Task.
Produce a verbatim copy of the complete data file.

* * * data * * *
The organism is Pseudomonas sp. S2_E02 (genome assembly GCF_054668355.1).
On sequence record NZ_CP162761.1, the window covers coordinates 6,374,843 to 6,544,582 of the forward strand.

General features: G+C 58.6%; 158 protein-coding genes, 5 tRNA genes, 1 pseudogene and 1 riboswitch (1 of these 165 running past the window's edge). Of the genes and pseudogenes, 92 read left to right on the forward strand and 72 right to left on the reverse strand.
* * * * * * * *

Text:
The organism is Pseudomonas sp. S2_E02 (genome assembly GCF_054668355.1).
On sequence record NZ_CP162761.1, the window covers coordinates 6,374,843 to 6,544,582 of the forward strand.

General features: G+C 58.6%; 158 protein-coding genes, 5 tRNA genes, 1 pseudogene and 1 riboswitch (1 of these 165 running past the window's edge). Of the genes and pseudogenes, 92 read left to right on the forward strand and 72 right to left on the reverse strand.